Marketers often complain that consumers are promiscuous and its true – sometimes they are (although there are two sides to every divorce case and often customers are enticed away from brand monogamy by the promise of a badge they are just happier to be seen with).  However, brand promiscuity is often misunderstood.  People are complex and individual, its rare that one brand will satisfy all the requirements for badges of recognition of any one customer.  That’s why, as consumers we adopt a portfolio of brands (sometimes more than one for a particular product sector), which between them cover all the things we want to represent.  I know a guy who wears Nike shoes to play his sport in because they are serious “tools” but chooses Puma when he’s hanging out because he feels they are cool.  With the choices we have available to us the permutations are almost limitless.  Certainly sufficient to represent a wide range of individual personalities.

This all means that as a brand guardian (Hey, I know you know, brands are not “owned” by the organisations that use them) you have to be sensitive to the needs and wants of your community and go with the flow.  It’s why interactive communications are important – things like blogs, chat rooms, “how are we doing?” cards, problem pages.  I just spent a frustrating few minutes trying to find contact information on the web site of a well known retailer.  I could find the address of my nearest store and I could “give feedback” that I know would end up being handled by some operator at a contact centre in India in a few days time.  This isn’t interactivity, this is an attempt to pass indifference off as genuine interest.  What I want is to “connect” with someone at the company who can do something … and I can’t even find a phone number for their switchboard!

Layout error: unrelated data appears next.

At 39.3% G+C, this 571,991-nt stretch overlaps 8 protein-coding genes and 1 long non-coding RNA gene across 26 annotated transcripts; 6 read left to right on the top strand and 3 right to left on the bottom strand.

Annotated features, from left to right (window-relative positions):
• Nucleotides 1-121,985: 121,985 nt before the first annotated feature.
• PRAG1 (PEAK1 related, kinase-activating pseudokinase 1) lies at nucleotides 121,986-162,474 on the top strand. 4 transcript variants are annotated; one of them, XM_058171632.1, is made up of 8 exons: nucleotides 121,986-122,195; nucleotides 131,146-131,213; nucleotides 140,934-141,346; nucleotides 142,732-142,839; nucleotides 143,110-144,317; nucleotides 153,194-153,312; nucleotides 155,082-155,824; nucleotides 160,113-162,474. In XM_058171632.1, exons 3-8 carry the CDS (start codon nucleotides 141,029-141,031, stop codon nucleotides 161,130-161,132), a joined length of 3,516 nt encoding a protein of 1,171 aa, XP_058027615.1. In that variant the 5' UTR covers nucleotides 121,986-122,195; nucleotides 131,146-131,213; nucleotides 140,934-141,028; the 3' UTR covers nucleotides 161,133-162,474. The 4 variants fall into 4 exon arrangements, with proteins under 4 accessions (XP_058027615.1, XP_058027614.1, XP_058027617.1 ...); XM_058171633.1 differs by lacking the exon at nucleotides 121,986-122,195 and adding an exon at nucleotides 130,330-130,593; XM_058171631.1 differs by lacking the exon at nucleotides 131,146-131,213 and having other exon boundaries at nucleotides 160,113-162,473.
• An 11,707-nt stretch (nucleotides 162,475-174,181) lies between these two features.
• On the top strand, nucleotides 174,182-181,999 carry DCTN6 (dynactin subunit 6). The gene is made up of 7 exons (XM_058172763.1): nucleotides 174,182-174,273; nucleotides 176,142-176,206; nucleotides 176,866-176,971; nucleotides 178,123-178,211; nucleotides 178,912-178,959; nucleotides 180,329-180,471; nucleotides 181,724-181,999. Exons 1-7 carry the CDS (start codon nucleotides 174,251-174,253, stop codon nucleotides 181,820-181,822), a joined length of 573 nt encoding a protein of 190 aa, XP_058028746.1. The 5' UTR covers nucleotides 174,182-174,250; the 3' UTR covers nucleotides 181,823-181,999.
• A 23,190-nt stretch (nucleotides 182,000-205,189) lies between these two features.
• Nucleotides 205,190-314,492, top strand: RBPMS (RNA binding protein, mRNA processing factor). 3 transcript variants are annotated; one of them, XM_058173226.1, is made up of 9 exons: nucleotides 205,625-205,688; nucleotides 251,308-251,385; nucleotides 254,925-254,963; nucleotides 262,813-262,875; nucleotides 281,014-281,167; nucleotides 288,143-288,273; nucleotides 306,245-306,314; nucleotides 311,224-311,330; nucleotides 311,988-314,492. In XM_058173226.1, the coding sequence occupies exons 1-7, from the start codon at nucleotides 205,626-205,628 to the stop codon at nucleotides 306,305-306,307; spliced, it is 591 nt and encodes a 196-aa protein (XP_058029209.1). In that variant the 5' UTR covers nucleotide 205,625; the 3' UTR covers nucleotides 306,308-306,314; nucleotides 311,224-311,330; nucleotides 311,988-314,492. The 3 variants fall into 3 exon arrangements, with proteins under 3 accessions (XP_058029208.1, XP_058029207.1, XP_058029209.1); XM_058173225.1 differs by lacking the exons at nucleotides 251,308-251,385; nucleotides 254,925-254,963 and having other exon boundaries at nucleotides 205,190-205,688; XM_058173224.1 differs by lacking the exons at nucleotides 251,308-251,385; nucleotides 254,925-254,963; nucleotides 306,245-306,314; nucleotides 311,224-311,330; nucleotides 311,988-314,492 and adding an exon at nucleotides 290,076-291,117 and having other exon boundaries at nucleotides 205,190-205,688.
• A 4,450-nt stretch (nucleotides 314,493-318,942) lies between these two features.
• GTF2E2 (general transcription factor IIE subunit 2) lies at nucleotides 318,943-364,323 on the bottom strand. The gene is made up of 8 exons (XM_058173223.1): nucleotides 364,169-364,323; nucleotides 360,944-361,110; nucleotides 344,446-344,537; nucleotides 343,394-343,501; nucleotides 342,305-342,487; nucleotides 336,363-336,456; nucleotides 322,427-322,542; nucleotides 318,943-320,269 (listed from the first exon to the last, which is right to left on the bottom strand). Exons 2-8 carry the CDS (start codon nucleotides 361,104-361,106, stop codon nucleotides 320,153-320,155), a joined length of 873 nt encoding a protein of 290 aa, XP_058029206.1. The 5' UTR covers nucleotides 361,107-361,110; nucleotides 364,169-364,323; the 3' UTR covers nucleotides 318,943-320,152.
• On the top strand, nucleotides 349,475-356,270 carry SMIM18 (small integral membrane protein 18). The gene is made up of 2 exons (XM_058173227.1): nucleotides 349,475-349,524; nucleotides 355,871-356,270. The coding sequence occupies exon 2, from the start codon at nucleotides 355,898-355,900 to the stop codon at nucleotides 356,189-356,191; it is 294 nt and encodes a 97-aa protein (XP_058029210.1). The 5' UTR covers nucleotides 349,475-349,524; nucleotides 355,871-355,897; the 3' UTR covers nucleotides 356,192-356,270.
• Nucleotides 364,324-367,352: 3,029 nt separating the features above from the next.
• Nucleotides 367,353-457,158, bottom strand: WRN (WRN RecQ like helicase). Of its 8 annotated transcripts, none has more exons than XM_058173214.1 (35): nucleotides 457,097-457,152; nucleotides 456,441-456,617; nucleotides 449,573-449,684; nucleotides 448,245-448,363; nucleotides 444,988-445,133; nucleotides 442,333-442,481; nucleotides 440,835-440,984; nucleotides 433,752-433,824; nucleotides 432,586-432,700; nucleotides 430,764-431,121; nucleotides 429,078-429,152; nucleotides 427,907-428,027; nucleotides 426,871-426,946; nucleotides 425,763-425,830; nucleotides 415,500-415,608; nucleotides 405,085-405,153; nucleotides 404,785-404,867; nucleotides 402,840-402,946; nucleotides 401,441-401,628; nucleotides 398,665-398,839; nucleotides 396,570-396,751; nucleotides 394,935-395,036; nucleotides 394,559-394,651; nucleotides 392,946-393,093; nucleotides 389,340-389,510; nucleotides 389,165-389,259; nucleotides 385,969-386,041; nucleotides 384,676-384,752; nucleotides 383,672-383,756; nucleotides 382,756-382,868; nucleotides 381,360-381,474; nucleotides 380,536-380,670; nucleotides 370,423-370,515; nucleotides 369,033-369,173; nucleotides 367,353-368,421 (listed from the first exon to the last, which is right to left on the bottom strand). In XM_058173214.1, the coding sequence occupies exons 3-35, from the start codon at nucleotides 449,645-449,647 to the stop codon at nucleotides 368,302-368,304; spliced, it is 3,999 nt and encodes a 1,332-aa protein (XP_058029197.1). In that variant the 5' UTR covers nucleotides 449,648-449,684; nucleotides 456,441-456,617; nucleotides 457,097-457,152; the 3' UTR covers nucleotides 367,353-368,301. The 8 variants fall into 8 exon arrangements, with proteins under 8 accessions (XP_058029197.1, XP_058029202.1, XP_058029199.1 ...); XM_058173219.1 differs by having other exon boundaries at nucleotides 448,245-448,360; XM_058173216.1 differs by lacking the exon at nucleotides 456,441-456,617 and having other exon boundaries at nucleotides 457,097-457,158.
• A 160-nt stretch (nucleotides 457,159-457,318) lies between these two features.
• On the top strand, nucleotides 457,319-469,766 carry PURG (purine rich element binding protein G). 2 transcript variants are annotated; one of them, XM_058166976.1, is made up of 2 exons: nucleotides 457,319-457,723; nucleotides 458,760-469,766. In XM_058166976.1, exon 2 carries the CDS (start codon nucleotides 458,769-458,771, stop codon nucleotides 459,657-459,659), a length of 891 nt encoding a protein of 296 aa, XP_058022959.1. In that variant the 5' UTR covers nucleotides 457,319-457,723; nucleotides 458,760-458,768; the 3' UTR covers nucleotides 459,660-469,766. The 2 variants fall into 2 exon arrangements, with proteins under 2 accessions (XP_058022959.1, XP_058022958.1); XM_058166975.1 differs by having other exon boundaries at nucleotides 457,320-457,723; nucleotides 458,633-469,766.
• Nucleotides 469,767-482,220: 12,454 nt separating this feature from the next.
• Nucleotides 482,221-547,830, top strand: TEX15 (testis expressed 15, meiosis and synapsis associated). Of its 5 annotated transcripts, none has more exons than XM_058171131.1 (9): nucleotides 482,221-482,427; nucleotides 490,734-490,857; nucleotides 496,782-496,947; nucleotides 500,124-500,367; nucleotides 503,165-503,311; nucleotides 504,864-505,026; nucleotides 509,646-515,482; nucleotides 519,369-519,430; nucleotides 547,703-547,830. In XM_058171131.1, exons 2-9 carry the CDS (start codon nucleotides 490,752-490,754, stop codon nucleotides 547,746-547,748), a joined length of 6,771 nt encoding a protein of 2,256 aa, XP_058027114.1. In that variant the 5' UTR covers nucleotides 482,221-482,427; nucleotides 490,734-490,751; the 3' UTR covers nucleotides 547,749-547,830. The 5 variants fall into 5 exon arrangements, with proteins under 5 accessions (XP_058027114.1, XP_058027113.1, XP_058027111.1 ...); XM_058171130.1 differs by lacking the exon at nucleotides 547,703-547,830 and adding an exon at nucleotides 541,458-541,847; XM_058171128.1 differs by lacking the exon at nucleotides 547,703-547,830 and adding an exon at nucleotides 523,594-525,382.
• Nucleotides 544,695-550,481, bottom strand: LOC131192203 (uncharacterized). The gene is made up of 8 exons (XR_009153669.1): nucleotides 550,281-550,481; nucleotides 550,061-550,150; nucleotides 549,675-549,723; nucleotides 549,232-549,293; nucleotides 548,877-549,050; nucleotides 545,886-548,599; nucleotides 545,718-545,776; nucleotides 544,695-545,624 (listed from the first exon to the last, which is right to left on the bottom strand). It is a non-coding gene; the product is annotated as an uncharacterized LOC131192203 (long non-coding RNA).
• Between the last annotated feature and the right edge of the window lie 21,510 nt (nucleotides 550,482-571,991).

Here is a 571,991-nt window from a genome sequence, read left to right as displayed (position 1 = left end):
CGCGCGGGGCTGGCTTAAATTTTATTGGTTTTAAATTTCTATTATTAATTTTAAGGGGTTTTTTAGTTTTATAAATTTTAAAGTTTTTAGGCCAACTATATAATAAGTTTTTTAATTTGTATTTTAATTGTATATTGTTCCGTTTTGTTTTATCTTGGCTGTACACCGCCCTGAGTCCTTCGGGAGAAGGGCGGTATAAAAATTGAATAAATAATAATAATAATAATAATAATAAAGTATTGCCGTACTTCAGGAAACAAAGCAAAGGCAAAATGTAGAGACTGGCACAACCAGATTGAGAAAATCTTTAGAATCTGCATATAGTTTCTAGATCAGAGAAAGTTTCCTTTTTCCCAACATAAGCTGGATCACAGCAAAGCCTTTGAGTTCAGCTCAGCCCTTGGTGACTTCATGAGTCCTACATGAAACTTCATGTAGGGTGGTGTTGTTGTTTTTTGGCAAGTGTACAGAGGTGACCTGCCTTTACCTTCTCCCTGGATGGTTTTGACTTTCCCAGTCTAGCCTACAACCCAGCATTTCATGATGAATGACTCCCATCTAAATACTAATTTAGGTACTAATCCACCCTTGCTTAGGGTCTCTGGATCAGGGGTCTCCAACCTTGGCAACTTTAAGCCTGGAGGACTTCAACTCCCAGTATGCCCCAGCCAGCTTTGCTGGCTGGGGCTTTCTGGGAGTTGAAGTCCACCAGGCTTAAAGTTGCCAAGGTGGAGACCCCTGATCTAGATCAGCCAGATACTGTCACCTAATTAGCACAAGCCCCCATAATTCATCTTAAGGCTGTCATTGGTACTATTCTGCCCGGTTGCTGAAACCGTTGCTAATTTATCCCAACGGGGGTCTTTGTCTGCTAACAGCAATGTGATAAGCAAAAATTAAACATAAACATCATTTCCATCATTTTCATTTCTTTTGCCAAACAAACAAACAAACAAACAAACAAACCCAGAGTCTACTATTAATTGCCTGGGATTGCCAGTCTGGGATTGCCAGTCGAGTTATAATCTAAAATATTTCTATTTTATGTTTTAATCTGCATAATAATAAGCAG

Like any other consumer, I want to know what people – other community members, just like me – are saying about my communities, the products, values, services it represents or even just stuff in general – like a couple of old wives gossiping over the garden fence.  I want a help line, live chat or at least an e-mail problem page, because that’s community and when I get to the point where I am tearing what’s left of my hair out, I want to know that there’s someone who cares enough to have left their number for me to call.  This retailer clearly just doesn’t get it.